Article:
"There are significant export projects proposed for the region that are now looking at their transport options.
"Rail would be better placed over road if there was significant and guaranteed incentive available to these potential clients to select rail over road and avoid the community costs the latter option will invariably present."
WestVic Container Export managing director Warwick Loft said the company railed about 50 TEU a day in meat and dairy products and aluminium, from Warrnambool to Melbourne.
"This support is an integral part of the business for the four recipients - that's what it is, support," Mr Loft said.
"It needs to be ongoing for three or four years.
"Over the last few years the percentage of funding to WestVic has been slowly dwindling, and it wouldn't want to dwindle too much more."
Mr Lofts said the MSIS enabled WestVic to become a volume business.
'It protects us in the low volumes, but as volumes grow, the need for it is not so necessary," he said.
He said giving a longer-term commitment to the subsidy would be of great advantage to WestVic.
'What we are doing is thinking short term, now the argument is there will be significant savings with the redevelopment of the Port of Melbourne," he said.
"That won't be the case for us, because our products end up in any one of the three Melbourne terminals."
He said WestVic had been severely affected by recent upgrades to the Warrnambool line, which had seen the company's rail usage drop by 30 per cent.
That work should be finished within weeks.
"What's come along in the meantime are A-Doubles, which have a major impact on the roads," Mr Lofts said.
"That will be borne out in the next 12 months because they are only relatively new on the road, and they will get bigger and bigger.
"The beauty of it all is that, at the end of the day, two members of the crew come on board, they start up the train, and away they go.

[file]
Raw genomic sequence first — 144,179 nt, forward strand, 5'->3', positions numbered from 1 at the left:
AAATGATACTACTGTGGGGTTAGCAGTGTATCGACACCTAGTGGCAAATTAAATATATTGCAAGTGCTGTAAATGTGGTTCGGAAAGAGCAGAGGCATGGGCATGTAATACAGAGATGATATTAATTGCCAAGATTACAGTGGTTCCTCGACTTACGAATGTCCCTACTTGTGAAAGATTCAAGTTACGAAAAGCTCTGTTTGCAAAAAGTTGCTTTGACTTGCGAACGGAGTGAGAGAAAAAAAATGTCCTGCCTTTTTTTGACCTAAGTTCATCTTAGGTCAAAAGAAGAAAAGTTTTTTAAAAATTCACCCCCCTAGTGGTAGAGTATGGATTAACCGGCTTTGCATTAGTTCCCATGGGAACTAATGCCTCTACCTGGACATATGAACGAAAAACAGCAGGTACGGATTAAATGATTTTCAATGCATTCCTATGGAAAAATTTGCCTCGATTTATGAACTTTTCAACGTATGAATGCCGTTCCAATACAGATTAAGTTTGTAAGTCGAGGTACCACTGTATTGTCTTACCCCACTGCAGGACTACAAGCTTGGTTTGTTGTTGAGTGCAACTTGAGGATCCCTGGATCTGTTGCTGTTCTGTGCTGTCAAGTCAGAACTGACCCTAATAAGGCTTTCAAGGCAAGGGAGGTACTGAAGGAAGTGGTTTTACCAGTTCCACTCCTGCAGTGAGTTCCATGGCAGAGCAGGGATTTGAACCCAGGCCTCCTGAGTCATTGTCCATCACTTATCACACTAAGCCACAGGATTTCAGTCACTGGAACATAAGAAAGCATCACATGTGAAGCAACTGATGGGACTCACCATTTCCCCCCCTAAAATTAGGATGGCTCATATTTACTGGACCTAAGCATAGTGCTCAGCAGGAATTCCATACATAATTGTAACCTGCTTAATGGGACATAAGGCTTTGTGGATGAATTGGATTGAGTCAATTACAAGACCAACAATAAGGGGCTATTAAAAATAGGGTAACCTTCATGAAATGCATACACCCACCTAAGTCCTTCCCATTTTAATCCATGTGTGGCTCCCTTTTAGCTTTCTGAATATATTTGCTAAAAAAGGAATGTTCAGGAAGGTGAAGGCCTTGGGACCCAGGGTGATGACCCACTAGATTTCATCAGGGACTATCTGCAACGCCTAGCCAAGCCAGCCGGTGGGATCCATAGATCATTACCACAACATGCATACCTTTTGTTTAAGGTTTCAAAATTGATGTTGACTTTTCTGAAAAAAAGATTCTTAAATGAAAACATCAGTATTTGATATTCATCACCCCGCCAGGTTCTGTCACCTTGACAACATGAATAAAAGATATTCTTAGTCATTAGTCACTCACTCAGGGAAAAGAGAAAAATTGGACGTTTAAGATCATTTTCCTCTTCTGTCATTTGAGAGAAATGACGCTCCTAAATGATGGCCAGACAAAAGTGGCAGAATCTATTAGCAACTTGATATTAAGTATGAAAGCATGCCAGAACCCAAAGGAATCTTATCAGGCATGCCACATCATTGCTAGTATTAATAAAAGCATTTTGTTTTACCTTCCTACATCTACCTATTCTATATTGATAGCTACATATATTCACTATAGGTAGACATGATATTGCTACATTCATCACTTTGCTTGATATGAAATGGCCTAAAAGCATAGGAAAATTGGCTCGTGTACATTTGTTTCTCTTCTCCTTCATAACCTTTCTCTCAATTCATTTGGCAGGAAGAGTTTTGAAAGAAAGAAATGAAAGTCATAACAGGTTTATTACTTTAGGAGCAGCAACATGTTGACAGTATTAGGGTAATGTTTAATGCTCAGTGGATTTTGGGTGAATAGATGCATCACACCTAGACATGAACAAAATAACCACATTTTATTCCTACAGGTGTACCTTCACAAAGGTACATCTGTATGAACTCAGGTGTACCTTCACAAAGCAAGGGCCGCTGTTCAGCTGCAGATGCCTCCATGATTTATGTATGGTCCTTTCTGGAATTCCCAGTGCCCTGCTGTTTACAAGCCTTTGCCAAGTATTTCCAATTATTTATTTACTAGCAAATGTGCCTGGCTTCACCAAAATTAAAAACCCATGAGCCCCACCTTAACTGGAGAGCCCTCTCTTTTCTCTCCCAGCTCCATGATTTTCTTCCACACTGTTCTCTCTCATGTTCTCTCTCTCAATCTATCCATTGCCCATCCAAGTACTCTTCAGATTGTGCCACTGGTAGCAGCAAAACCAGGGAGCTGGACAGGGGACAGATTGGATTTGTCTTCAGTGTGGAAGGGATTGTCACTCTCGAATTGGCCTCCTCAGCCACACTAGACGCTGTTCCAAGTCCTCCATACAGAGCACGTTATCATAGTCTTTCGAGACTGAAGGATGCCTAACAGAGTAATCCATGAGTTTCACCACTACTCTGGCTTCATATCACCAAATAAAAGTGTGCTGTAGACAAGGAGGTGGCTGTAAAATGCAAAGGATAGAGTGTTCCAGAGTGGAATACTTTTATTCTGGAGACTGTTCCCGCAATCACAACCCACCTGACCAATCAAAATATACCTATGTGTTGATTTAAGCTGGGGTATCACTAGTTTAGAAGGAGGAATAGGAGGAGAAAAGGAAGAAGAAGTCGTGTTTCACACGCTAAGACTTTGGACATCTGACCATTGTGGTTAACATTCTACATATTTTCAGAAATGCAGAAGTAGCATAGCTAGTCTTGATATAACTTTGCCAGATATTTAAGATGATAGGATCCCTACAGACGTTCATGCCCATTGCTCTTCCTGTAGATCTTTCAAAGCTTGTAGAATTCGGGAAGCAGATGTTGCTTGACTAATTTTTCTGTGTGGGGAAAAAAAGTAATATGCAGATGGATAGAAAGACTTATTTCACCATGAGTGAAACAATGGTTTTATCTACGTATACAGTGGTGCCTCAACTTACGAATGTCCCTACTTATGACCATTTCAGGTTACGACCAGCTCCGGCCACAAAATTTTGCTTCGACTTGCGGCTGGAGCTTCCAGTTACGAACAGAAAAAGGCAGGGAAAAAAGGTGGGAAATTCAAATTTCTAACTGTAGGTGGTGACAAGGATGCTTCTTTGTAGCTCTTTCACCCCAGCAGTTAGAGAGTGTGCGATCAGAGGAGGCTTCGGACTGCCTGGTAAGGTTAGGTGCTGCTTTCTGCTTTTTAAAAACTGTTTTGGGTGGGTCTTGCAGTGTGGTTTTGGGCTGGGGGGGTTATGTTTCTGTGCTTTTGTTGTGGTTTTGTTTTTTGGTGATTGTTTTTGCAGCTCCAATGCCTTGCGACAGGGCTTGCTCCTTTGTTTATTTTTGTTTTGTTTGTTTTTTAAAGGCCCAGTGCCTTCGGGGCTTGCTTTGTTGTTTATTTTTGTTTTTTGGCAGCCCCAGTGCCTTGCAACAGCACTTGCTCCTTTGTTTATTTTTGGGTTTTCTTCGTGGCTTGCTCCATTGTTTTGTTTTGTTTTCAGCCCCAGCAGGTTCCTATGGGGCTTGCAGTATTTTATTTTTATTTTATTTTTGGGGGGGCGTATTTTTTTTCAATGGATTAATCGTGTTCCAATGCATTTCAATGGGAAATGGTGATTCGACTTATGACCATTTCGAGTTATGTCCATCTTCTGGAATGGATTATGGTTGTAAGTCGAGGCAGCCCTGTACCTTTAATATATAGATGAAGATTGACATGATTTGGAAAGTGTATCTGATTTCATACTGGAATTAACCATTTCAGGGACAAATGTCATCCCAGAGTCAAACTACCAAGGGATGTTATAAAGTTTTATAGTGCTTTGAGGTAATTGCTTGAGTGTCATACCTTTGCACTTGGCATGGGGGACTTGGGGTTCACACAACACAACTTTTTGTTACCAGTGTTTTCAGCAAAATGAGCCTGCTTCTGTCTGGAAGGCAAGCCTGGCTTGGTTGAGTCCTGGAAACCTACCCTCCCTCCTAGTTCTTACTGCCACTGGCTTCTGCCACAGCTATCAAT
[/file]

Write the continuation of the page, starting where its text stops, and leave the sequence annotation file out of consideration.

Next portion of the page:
"There are 50 containers gone out the gate in one hit - not worrying about trucks, drivers, and the worry of what can those trucks do on the road."
Last year, Ports and Freight Minister Melissa Horne described getting freight off roads, and onto rail, as "a bit of a Holy Grail for government policy.
"Having a mode shift incentive scheme is actually critical to be able to provide that incentive to different service providers or different freight movers to be able to incentivise them to get more and more freight off our roads and onto our rail," she told a parliamentary committee.
She confirmed the rebates, based on the 20-foot equivalent TEU containers transported by rail, had decreased by five per cent each year.
SCT Ports and Government Relations general manager Matt Eryurek said the announcement was positive.
But, at the same time, the company was disappointed the government had not committed to funding the scheme for the next five years.
"That's in line with what the government has been calling for," Mr Eryurek said.
"It's the view of the industry that a five-year timeframe is appropriate to coincide with the Port of Melbourne's highly anticipated Port Rail Transformation Project coming online by 2026 and to also provide certainty to Victorian primary producers and exporters."
That would be backed by the highly anticipated state government Port Rail Shuttle network, with outer metro hubs similar to those at SCT Altona.